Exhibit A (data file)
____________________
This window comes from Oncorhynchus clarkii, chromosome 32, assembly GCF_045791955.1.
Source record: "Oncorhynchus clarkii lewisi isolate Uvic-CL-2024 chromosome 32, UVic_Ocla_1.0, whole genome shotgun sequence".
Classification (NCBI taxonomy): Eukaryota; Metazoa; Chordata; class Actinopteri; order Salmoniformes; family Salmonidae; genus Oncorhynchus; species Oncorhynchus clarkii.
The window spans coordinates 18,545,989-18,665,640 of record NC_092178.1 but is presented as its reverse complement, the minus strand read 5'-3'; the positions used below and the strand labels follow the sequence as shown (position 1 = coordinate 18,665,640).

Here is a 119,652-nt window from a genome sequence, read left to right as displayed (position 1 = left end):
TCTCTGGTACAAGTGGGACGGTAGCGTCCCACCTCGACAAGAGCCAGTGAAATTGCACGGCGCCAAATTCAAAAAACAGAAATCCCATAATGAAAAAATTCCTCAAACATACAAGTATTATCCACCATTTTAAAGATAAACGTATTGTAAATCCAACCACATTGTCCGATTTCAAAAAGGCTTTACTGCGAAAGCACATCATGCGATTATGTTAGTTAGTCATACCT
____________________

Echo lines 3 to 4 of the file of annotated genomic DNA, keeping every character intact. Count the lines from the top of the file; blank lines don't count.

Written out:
Classification (NCBI taxonomy): Eukaryota; Metazoa; Chordata; class Actinopteri; order Salmoniformes; family Salmonidae; genus Oncorhynchus; species Oncorhynchus clarkii.
The window spans coordinates 18,545,989-18,665,640 of record NC_092178.1 but is presented as its reverse complement, the minus strand read 5'-3'; the positions used below and the strand labels follow the sequence as shown (position 1 = coordinate 18,665,640).